And Then Came Facebook

I unplugged my home internet last Friday evening with the full intention of reconnecting Sunday night. It’s Tuesday and I still haven’t turned it back on.  After having the most delightful weekend,  I vowed never to tether myself to a modem ever again. Ever.

I can’t remember what finally pushed me over the edge, but I do know it’s been a long time coming. To start with, I’m not the most tech-saavy person.  I was one of the last people I know to buy a PC (and CD player and DVD player), but I really enjoyed playing around on it back in the day.  The web was small and slow, and I marveled at everything site I found. Paint was magical, and I still waste endless hours playing Solitaire. Like with everyone else, I suspect, it soon became my shopping mall, my music source, my doctor and my personal financial advisor.  It infiltrated every aspect of my life, but still I was OK.

no internetThen came Facebook.  I have engaged in a battle of wills with this site since day 1. I shut down my account no less than 6 times, vowing each time to make it permanent. I just don’t have that kind of will power.  Everyone was there, and I wanted to be there, too.  Sad as it sounds, I just didn’t want to be left out. I still don’t.

So here we are today.  Facebook knows more about me than my mother, and it is selling this information to the highest bidder.  The web is so vast and mired in mindless gossip and trivia that surfing is no longer enjoyable. But this isn’t even the worst of it.  What I find intolerable is that the internet is making me just plain stupid.  I Google for answers when I should be thinking for myself.  It (meaning service providers & advertisers) advises me on what shows to watch and graciously streams them for me hour upon hour.  It knows what music I will like, the styles I should emulate, what books to read and who I should vote for in the next election.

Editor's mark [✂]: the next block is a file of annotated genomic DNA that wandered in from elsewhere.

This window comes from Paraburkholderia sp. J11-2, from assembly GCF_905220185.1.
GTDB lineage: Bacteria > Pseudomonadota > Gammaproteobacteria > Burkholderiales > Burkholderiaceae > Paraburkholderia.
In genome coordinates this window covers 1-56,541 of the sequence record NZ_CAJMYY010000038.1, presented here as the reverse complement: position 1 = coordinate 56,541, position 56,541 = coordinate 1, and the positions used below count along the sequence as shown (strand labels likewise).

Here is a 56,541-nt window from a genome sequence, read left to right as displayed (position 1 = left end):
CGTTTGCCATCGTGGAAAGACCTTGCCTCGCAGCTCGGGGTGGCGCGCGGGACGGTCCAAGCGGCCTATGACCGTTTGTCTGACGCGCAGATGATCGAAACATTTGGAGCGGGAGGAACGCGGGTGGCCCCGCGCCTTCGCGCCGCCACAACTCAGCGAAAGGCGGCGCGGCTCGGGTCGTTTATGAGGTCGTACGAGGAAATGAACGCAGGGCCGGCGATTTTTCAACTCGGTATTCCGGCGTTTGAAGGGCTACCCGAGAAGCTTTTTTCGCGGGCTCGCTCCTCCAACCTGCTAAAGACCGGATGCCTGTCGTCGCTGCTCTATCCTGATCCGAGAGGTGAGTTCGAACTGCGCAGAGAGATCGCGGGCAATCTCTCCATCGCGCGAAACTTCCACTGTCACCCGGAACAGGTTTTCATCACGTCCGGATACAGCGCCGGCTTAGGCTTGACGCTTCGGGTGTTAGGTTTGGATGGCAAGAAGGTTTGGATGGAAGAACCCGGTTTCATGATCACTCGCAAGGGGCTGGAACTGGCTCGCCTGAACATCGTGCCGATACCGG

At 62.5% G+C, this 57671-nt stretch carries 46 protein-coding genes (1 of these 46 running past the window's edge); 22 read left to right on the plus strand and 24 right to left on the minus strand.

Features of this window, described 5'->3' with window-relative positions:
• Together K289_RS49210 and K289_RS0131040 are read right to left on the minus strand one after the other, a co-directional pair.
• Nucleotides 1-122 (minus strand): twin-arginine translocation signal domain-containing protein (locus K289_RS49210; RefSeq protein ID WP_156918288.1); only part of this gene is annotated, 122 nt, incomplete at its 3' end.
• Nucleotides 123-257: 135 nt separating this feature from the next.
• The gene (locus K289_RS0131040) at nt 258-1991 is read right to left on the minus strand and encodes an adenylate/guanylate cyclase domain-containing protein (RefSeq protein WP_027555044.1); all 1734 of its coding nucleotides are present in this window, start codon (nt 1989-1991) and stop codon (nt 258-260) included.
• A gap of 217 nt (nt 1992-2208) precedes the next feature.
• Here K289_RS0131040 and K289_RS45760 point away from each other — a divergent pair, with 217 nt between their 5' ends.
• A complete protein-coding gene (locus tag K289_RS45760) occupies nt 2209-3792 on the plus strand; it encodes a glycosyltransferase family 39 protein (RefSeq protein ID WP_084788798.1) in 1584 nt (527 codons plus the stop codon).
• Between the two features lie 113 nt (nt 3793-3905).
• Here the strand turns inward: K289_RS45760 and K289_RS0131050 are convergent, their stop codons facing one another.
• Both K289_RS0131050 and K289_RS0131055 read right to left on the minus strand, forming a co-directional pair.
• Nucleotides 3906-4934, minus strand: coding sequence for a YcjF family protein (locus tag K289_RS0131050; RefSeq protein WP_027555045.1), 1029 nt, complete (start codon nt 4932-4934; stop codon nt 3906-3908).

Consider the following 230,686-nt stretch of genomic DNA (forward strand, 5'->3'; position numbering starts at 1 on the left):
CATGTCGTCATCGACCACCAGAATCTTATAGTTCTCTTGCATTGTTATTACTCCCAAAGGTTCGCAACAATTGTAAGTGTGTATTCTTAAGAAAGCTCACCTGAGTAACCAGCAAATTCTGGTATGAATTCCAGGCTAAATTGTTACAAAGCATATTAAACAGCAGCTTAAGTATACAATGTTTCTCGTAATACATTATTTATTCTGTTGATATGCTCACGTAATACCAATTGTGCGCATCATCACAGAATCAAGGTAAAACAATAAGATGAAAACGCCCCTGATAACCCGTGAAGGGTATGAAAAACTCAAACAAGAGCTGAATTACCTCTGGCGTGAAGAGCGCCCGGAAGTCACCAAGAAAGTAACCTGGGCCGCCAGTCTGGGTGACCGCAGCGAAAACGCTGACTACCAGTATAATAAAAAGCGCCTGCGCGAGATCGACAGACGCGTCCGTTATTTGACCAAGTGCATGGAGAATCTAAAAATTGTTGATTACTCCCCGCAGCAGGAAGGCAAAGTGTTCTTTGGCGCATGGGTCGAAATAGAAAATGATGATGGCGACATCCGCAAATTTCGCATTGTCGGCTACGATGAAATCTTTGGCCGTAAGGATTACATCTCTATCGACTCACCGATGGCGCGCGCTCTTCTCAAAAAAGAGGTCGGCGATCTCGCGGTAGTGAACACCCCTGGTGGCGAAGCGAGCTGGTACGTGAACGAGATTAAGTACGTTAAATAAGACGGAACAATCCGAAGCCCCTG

It is better at living my life than I am.  I’m just plugged in and living vicariously.

Just to be clear here:  technology is indispensable, particularly in business. I cannot fathom going back to paper and pencil. Medical, communications, transportation, engineering…every industry benefits from technological advances.  I get this. But there is a line for all of us, and I just met mine.

So, what does this little rant mean?  Nothing more than I’m getting rid of internet at home.  I switched Netflix back to DVD-only so I will be forced to be more selective of what I watch.  If I need the internet after work hours, I will just toddle down to my local coffee shop or the library and use wi-fi on my soon-to-be-purchased tablet.  Uncharacteristically, this change has nothing to do with budgeting, but I will enjoy the money saved after canceling all my internet-related services  (Earthlink, Carbonite, SpyHunter & Pandora).  I can build an impressive music library with those savings alone!

I will continue to blog and post pictures to Flickr. I’ll even visit Facebook from time-to-time.  But I am officially reclaiming my personal time as my own. And it’s about time.

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